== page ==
Beggar's Chicken

Beggar's Chicken via The Yankee Chef, Jim Bailey

Beggar's Chicken

Prep Time

15 minutes

Cook Time

45 minutes


4 people

The origin of Beggar’s Chicken, although seemingly far­fetched, is undoubted. In the early 19th century, in China, a very poor, starving man was wandering the streets in search of food and he found nothing, not even scraps that were usually thrown out the door for the passing dogs and stray cats. Spotting a chicken running around, he ran after it in hopes of a dinner.

After catching it, he wrestled his grip around the neck of the fowl and killed it quickly. He immediately ran to an alley and built himself a fire. While he built a bed of coals in which to roast his dinner, he plucked the bird, slathered a thick layer of mud all around it and nestled this mud­laden meal in the coals to cook. After a spell, he removed it from the embers, cracked the dried, brick­lick coating and began feasting.

At that same time, the emperor had been traveling on the main street and had his carriage halted to walk to a shop for whatever goods struck his fancy. Upon exiting his carriage, the emperor noticed a delicious smell coming from the alley. Upon examining the source of this delectable odor, he approached the dining beggar and asked of what he was dining on. The beggar looked up at him, his hands and lips shining with the juices of his chicken and replied, “The Beggar’s Chicken.” The rest is history!

To this day, Beggar’s Chicken has graced almost every Asian table in every home. In the past few decades, however, many Chinese diners refuse to call it Beggar’s Chicken, the name not being appealing to those with circumstance.

The popularity of another name has taken over, so our great tasting recipe is more often referred to as “Rich and Noble Chicken” now – Believe it or not! Beggar’s Chicken is traditionally baked in foil that has been enveloped in a flour, salt, and water dough, mimicking the original preparation of mud. This helps keep all the steam and drippings in.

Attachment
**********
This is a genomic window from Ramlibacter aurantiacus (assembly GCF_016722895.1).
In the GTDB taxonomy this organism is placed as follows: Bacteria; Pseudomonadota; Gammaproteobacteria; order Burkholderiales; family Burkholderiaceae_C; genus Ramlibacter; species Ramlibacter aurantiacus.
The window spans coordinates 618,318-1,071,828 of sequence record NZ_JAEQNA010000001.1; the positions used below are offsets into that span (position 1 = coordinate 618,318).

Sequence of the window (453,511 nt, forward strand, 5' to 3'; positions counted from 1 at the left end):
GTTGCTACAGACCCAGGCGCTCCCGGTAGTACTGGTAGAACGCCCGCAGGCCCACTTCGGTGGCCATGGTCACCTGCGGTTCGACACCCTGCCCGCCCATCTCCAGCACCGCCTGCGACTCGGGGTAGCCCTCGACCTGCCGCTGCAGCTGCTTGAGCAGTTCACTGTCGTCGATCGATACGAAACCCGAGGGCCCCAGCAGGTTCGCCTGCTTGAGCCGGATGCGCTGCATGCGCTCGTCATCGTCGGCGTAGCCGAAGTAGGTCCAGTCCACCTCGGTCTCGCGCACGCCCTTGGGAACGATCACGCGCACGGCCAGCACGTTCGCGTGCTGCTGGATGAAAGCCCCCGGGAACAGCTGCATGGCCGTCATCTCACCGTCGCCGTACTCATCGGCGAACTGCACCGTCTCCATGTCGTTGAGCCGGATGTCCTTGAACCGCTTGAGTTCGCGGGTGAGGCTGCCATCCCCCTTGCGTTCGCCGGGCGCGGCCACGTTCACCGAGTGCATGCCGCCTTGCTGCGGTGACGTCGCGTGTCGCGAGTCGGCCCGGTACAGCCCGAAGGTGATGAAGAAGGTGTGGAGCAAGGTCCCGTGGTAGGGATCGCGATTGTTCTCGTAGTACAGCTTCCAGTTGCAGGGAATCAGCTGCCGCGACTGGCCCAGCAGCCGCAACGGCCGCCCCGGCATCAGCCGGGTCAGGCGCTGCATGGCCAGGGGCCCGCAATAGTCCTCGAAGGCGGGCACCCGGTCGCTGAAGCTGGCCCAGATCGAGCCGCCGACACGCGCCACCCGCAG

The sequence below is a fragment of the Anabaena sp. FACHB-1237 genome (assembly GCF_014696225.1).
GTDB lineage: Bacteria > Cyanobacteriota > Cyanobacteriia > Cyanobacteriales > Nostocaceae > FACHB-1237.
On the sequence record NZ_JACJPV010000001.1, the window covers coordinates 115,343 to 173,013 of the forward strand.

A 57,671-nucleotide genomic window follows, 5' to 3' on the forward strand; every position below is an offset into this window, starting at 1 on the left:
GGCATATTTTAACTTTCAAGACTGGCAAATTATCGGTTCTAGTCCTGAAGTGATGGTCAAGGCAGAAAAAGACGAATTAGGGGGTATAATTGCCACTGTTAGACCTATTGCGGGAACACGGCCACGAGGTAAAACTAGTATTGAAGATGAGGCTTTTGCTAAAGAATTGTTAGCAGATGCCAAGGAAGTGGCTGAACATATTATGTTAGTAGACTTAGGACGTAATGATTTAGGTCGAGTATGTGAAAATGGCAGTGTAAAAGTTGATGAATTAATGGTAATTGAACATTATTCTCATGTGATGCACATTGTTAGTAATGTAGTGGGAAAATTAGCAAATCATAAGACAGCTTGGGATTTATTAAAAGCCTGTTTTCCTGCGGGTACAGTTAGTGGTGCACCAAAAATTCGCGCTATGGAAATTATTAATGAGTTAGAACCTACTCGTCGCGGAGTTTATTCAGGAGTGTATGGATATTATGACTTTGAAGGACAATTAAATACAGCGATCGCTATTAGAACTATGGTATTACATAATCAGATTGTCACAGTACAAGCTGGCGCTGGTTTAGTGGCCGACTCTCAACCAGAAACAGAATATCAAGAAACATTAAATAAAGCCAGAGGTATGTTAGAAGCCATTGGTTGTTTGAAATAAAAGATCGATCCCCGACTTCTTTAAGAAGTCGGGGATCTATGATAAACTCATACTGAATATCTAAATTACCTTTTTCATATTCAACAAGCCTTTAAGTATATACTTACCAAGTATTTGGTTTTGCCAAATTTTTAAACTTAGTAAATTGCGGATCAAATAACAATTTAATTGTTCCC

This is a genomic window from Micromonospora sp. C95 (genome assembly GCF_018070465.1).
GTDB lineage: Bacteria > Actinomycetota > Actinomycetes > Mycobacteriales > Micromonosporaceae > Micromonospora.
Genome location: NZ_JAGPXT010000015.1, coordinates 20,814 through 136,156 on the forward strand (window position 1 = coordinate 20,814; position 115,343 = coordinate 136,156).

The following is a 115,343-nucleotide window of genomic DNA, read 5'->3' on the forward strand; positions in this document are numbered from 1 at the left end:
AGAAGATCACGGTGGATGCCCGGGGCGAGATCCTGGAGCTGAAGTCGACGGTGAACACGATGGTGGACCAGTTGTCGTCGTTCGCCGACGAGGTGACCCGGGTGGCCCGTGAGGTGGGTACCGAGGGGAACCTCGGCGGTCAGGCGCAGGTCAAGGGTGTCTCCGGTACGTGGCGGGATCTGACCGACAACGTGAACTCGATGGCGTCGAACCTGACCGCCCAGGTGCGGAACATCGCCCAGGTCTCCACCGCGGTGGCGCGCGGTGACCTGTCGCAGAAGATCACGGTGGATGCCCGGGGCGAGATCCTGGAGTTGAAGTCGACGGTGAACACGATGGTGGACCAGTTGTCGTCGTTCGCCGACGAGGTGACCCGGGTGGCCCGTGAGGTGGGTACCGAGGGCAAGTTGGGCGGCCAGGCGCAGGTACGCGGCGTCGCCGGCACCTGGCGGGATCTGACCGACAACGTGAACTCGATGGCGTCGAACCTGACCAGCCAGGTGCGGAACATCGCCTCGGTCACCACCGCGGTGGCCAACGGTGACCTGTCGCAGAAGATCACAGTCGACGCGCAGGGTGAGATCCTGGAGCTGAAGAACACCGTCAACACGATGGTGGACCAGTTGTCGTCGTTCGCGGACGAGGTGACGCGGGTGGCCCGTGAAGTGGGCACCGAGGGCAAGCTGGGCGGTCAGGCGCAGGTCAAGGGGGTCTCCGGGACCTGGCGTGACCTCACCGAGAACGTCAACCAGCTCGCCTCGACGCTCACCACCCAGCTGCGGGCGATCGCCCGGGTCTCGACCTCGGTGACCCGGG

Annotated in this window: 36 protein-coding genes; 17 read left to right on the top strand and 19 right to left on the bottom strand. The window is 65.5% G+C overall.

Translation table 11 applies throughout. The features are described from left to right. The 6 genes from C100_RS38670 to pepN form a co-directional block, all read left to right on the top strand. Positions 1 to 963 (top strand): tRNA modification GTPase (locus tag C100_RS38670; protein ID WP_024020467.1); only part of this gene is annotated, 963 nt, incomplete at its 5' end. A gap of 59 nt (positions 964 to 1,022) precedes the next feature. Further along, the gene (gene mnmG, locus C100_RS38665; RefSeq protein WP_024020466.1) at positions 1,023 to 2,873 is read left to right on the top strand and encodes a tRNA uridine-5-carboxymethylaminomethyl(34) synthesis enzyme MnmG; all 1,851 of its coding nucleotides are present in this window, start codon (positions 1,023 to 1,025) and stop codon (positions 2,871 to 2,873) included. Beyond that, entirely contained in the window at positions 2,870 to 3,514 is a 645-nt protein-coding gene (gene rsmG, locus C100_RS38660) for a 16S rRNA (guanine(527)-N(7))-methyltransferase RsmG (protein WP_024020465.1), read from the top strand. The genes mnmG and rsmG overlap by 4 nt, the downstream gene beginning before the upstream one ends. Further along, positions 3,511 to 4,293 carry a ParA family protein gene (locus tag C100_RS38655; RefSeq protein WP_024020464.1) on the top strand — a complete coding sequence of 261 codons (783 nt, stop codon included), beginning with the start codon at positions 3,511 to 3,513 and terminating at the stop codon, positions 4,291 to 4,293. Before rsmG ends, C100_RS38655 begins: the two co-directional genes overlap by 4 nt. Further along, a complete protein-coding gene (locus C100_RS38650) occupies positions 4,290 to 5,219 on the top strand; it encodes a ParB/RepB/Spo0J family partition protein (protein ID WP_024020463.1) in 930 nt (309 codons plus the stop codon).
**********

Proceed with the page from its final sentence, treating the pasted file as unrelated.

Use 4 cups flour and 3 cups salt mixed with 1 1/2 ­2 cups water. This recipe is perfect for your outdoor grill as well.

To see more recipes from The Yankee Chef, click here!


  • 1 broiler/fryer chicken (2 - 2 1/2 pounds)
  • Nonstick cooking spray
  • 1/2 cup soy sauce
  • 1 teaspoon brown sugar
  • 1/2 teaspoon Chinese 5-spice powder*
  • 2 green onions, sliced thinly
  • 1 teaspoon dried ginger
  • 2 tablespoons vegetable oil


  • 1 Preheat oven to 425­ F. Rinse and pat dry the chicken.
  • 2 Place the chicken on a large piece tin foil sheet that has been greased with nonstick cooking spray, enough to wrap the chicken completely.
  • 3 Place on a large baking pan with at least a 1/2-inch high sides. Combine soy sauce, sugar, 5-spice powder, onions and ginger in a small bowl.
  • 4 Rub the chicken with 3-tablespoons soy sauce mixture and then rub with oil. Pour remainder of soy sauce mixture into the cavity of the chicken. Some sauce may run out but this is fine.
  • 5 Tightly wrap foil around chicken and crimping well on the top of the chicken. Roast at least 45 minutes at 425 F.
  • 6 After 30 minutes, slide rack out from oven, carefully un-crimp foil and leave open to continue cooking an additional 15­-20 minutes, or until done.
  • 7 *To make your own Chinese 5­-spice powder, simply combine 1 teaspoon black pepper, 1 teaspoon nutmeg, 1 teaspoon ground fennel seeds (or ground star anise, both are very similar), 1/2 teaspoon of ground cinnamon and 1/2 teaspoon ground cloves.



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